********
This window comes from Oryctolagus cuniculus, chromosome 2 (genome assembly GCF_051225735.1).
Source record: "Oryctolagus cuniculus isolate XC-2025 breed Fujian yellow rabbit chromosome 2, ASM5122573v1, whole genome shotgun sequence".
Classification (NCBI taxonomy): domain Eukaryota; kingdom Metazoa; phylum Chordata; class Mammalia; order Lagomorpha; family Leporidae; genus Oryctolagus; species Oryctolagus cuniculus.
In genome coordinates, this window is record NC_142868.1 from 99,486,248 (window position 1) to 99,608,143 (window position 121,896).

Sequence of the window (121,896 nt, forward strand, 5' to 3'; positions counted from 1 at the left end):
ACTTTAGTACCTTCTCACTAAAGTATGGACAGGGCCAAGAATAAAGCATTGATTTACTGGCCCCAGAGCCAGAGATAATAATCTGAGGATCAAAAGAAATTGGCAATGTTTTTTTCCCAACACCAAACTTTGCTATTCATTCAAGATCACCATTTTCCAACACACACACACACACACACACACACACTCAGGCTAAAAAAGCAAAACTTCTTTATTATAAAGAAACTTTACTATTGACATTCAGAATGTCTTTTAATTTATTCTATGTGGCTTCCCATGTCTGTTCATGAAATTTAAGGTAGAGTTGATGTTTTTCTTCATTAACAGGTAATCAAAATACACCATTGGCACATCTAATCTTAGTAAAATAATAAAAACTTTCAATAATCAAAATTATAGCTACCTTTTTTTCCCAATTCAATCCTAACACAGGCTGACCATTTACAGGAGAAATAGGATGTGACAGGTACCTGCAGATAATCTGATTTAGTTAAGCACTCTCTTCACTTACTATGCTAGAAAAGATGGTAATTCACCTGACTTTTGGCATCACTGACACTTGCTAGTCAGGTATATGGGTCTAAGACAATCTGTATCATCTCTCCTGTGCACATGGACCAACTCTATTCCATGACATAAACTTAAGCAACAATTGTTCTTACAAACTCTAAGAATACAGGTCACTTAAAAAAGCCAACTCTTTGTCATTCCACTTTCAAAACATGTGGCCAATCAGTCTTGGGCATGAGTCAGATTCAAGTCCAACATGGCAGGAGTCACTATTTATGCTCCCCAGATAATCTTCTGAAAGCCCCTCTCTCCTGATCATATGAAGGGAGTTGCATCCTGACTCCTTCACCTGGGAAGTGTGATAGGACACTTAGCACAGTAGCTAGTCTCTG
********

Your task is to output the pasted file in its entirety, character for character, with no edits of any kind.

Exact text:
This window comes from Oryctolagus cuniculus, chromosome 2 (genome assembly GCF_051225735.1).
Source record: "Oryctolagus cuniculus isolate XC-2025 breed Fujian yellow rabbit chromosome 2, ASM5122573v1, whole genome shotgun sequence".
Classification (NCBI taxonomy): domain Eukaryota; kingdom Metazoa; phylum Chordata; class Mammalia; order Lagomorpha; family Leporidae; genus Oryctolagus; species Oryctolagus cuniculus.
In genome coordinates, this window is record NC_142868.1 from 99,486,248 (window position 1) to 99,608,143 (window position 121,896).

Sequence of the window (121,896 nt, forward strand, 5' to 3'; positions counted from 1 at the left end):
ACTTTAGTACCTTCTCACTAAAGTATGGACAGGGCCAAGAATAAAGCATTGATTTACTGGCCCCAGAGCCAGAGATAATAATCTGAGGATCAAAAGAAATTGGCAATGTTTTTTTCCCAACACCAAACTTTGCTATTCATTCAAGATCACCATTTTCCAACACACACACACACACACACACACACACTCAGGCTAAAAAAGCAAAACTTCTTTATTATAAAGAAACTTTACTATTGACATTCAGAATGTCTTTTAATTTATTCTATGTGGCTTCCCATGTCTGTTCATGAAATTTAAGGTAGAGTTGATGTTTTTCTTCATTAACAGGTAATCAAAATACACCATTGGCACATCTAATCTTAGTAAAATAATAAAAACTTTCAATAATCAAAATTATAGCTACCTTTTTTTCCCAATTCAATCCTAACACAGGCTGACCATTTACAGGAGAAATAGGATGTGACAGGTACCTGCAGATAATCTGATTTAGTTAAGCACTCTCTTCACTTACTATGCTAGAAAAGATGGTAATTCACCTGACTTTTGGCATCACTGACACTTGCTAGTCAGGTATATGGGTCTAAGACAATCTGTATCATCTCTCCTGTGCACATGGACCAACTCTATTCCATGACATAAACTTAAGCAACAATTGTTCTTACAAACTCTAAGAATACAGGTCACTTAAAAAAGCCAACTCTTTGTCATTCCACTTTCAAAACATGTGGCCAATCAGTCTTGGGCATGAGTCAGATTCAAGTCCAACATGGCAGGAGTCACTATTTATGCTCCCCAGATAATCTTCTGAAAGCCCCTCTCTCCTGATCATATGAAGGGAGTTGCATCCTGACTCCTTCACCTGGGAAGTGTGATAGGACACTTAGCACAGTAGCTAGTCTCTG